Molecular Breeding

, Volume 4, Issue 4, pp 301–312 | Cite as

Commercial production of β-glucuronidase (GUS): a model system for the production of proteins in plants

  • Derrick R. Witcher
  • Elizabeth E. Hood
  • Dave Peterson
  • Michele Bailey
  • Diane Bond
  • Ann Kusnadi
  • Roque Evangelista
  • Zivko Nikolov
  • Cynthia Wooge
  • Richard Mehigh
  • William Kappel
  • James Register
  • John A. Howard
Article

Abstract

We have generated transgenic maize seed containing β-glucuronidase(GUS) for commercial production. While many other investigators have demonstrated the expression of GUS as a scoreable marker, this is one of the first cases where a detailed characterization of the transgenic plants and the protein were performed which are necessary to use this as a commercial source of GUS. The recombinant β-glucuronidase was expressed at levels up to 0.7% of water-soluble protein from populations of dry seed, representing one of the highest levels of heterologous proteins reported for maize. Southern blot analysis revealed that one copy of the gene was present in the transformant with the highest level of expression. In seeds, the majority of recombinant protein was present in the embryo, and subcellular localization indicated that the protein was dispersed throughout the cytoplasm. The purified recombinant β-glucuronidase (GUS) was compared to native β-glucuronidase using SDS-PAGE and western blot analysis. The molecular mass of both the recombinant and native enzymes was 68 000 Da. N-terminal amino acid sequence of the recombinant protein was similar to the sequence predicted from the cloned Escherichia coli gene except that the initial methionine was cleaved from the recombinant GUS. The recombinant and native GUS proteins had isoelectric points (pI) from 4.8 to 5.0. The purified proteins were stable for 30 min at 25, 37, and 50 ° C. Kinetic analysis of the recombinant and native GUS enzymes using 4-methylumbelliferyl glucuronide (MUG) as the substrate was performed. Scatchard analysis of these data demonstrated that the recombinant enzyme had a Km of 0.20 mM and a Vmax of 0.29 mM MUG per hour, and the native enzyme had a Km and Vmax of 0.21 mM and 0.22 mM/h respectively. Using D-saccharic acid 1,4-lactone, which is an inhibitor of β-glucuronidase, the Ki of the native and recombinant enzymes was determined to be 0.13 mM. Thus, these data demonstrate that recombinant GUS is functionally equivalent to native GUS. We have demonstrated the expression of high levels of GUS can be maintained in stable germlines and have used an efficient recovery system where the final protein product, GUS, has been successfully purified. We describe one of the first model systems for the commercial production of a foreign protein which relies on plants as the bioreactor.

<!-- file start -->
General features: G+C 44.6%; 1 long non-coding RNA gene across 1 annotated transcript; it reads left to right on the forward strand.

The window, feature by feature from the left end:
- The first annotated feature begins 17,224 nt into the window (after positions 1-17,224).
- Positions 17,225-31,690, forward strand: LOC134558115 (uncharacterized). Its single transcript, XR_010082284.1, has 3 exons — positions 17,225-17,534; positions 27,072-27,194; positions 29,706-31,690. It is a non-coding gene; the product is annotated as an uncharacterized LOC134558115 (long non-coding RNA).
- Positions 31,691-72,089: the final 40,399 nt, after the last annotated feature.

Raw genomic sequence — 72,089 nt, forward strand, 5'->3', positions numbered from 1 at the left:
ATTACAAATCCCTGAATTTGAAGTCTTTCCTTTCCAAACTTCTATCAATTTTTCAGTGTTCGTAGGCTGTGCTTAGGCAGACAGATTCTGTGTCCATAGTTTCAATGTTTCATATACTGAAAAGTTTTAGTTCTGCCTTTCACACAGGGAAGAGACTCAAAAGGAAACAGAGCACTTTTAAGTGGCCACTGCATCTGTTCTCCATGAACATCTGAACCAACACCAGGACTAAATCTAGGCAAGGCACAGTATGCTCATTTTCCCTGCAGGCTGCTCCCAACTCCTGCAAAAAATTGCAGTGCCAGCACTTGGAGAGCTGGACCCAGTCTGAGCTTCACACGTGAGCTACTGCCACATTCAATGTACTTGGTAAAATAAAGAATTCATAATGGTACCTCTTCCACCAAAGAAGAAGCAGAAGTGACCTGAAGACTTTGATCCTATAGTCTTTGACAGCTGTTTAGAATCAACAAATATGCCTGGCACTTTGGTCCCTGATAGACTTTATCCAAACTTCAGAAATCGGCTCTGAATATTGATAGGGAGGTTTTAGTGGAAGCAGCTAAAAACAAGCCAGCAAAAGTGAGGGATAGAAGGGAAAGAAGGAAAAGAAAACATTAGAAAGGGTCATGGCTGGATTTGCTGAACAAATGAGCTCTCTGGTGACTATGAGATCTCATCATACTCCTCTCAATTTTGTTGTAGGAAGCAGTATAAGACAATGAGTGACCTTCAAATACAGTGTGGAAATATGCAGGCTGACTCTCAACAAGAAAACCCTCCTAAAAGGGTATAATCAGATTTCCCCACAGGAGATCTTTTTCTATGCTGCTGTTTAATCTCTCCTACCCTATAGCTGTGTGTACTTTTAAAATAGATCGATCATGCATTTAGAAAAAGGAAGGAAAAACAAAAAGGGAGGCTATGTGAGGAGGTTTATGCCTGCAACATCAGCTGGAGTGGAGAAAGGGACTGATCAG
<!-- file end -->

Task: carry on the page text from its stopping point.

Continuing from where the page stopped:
β-glucuronidase (GUS) heterologous gene localization seed expression transgenic maize processing protein production protein purification 

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Copyright information

© Kluwer Academic Publishers 1998

Authors and Affiliations

  • Derrick R. Witcher
    • 1
  • Elizabeth E. Hood
    • 2
  • Dave Peterson
    • 1
  • Michele Bailey
    • 2
  • Diane Bond
    • 1
  • Ann Kusnadi
    • 3
  • Roque Evangelista
    • 3
  • Zivko Nikolov
    • 3
  • Cynthia Wooge
    • 4
  • Richard Mehigh
    • 4
  • William Kappel
    • 4
  • James Register
    • 1
  • John A. Howard
    • 2
  1. 1.Pioneer Hi-Bred International Inc.JohnstonUSA
  2. 2.ProdiGene, Inc.College StationUSA
  3. 3.Dept. of Agricultural and Biosystems Engineering, Dept. of Food Science and Human NutritionIowa State UniversityAmesUSA
  4. 4.Sigma Chemical CompanySt. LouisUSA

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